Sudan still officially denies the catastrophe is as bad as the Western press says it is. Libya, Egypt, Nigeria and Chad released a joint statement in October, standing by Sudan and flatly rejecting any "foreign intervention."

Two choices

Career Africanist John Prendergast says Sudan has two choices: cooperation or intransigence. It needs to cooperate with the peace negotiated with its southern population, with international relief organizations and with counterterrorism efforts.

But how can the 1 to 1.5 million Darfurian refugees ever feel safe enough to return to live among Arab tribes that raped and murdered their families? And what of the 4 million displaced by the civil war? All is complicated by the fact that the unforgiving drought continues.

If Khartoum continues to be stubborn, Prendergast warns that the civil war will resume and spread to more fronts, with the south declaring independence. Since most of the nation's oil and natural gas reserves are in the south, Khartoum and its Arab/Muslim allies aren't going to let it slip away easily.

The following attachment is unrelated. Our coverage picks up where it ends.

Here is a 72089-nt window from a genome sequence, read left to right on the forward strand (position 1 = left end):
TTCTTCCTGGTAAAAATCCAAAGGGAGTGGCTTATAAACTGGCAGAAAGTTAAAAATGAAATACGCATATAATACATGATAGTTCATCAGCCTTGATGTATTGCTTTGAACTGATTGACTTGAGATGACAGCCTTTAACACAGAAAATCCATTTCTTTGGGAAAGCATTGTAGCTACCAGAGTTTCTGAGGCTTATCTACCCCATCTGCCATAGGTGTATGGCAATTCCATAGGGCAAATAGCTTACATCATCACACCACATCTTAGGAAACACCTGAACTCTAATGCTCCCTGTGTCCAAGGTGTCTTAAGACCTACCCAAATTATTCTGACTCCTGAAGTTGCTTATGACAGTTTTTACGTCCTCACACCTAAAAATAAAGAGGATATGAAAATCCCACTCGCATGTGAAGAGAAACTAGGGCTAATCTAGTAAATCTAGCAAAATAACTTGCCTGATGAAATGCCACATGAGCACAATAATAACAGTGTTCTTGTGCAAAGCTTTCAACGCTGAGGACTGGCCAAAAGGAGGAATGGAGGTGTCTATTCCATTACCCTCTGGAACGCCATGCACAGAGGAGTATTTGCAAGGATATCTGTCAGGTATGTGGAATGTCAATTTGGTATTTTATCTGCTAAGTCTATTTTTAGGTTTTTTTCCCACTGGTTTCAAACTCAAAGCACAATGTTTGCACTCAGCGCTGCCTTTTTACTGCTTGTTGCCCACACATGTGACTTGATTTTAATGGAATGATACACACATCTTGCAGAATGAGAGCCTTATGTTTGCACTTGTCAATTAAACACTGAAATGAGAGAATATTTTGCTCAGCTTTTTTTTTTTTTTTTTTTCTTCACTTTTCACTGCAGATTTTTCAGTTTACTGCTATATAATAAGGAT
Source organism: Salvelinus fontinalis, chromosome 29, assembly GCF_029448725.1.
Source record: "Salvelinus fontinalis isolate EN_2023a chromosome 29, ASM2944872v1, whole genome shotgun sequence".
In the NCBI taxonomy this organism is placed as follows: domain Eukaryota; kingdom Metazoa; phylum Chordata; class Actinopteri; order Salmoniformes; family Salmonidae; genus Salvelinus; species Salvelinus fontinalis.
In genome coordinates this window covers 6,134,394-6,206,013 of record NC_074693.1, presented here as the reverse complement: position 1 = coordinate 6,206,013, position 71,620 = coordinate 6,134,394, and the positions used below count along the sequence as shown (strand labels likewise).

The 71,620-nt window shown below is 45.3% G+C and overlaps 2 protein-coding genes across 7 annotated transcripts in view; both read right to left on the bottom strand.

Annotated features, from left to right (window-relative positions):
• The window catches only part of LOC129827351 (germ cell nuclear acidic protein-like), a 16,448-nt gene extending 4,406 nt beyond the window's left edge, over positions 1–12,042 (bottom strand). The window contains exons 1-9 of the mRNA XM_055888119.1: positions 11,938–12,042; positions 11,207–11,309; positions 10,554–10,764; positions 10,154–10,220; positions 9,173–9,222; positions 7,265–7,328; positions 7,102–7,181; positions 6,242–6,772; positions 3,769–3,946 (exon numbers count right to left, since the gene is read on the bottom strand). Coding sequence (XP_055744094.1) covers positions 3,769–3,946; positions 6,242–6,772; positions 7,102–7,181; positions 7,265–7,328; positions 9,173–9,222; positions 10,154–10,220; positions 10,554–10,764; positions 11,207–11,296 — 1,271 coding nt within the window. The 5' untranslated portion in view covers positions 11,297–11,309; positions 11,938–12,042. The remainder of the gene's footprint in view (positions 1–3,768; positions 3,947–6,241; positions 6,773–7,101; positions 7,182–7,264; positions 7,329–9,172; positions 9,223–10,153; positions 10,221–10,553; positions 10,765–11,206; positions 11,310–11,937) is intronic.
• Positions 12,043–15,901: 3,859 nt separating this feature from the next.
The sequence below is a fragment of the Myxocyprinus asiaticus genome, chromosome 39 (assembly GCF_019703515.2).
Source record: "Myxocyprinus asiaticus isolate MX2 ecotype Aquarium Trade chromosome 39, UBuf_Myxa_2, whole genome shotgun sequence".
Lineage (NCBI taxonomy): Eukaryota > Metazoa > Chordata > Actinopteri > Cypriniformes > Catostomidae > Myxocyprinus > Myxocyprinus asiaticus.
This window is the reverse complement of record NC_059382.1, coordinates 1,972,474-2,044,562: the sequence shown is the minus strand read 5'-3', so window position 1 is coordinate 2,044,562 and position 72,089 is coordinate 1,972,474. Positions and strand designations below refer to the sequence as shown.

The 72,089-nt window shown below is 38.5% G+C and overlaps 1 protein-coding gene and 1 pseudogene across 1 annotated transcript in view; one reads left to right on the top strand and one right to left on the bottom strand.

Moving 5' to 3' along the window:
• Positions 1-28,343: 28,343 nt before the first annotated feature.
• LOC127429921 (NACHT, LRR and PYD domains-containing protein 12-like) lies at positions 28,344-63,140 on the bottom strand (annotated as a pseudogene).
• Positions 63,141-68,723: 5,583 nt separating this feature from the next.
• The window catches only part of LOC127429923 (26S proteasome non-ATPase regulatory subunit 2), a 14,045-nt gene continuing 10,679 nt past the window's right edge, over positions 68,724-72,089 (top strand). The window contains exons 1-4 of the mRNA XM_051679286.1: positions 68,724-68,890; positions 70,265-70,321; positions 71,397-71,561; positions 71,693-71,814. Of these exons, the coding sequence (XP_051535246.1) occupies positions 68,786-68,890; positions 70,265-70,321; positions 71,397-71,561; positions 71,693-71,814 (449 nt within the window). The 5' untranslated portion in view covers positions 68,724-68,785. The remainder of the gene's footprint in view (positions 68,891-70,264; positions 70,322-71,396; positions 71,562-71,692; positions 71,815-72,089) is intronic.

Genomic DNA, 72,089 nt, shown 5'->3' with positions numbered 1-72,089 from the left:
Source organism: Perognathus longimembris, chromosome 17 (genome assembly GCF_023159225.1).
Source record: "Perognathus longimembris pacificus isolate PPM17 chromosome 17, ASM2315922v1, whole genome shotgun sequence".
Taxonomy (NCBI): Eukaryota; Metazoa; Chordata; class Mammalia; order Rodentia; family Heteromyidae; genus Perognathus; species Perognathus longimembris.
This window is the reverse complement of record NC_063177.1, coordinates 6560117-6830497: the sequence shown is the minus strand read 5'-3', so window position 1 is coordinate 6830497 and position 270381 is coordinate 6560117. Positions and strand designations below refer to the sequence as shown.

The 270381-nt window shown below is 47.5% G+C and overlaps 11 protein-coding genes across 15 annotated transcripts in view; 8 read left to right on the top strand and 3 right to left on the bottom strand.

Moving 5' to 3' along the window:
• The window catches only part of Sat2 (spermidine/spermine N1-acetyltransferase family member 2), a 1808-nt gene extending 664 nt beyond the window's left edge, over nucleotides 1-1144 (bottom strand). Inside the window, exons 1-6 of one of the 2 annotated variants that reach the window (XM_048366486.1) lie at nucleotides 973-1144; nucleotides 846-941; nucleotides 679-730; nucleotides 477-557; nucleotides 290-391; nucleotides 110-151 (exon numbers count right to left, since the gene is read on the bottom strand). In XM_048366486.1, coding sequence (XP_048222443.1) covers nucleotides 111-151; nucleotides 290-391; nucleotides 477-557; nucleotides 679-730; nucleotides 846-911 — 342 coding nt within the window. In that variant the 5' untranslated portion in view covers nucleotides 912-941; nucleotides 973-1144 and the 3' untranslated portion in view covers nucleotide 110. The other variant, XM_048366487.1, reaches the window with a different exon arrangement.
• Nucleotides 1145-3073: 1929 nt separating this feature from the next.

North Africa will likely figure prominently in the merging of nations into a perfect storm of international conflict. See The Middle East in Bible Prophecy for details of this aspect of the situation.

Sudan's largest supplier and its largest buyer is China, with its burgeoning appetite for petroleum products. Another large trading partner is the European Union, which is steadily increasing its influence in world affairs. We believe that both China and the European Union will play major roles in end-time prophecies, as our booklet The Book of Revelation Unveiled explains.

The United States likely will be a loser no matter what it does. Some will criticize it for "overstating the crisis" for political reasons. Others will criticize it for not doing enough to stop the genocide. And the United States fears it will lose in a much more important area: It believes that al-Qaeda is now aggressively recruiting in the Sahel region of which southern Sudan is a part.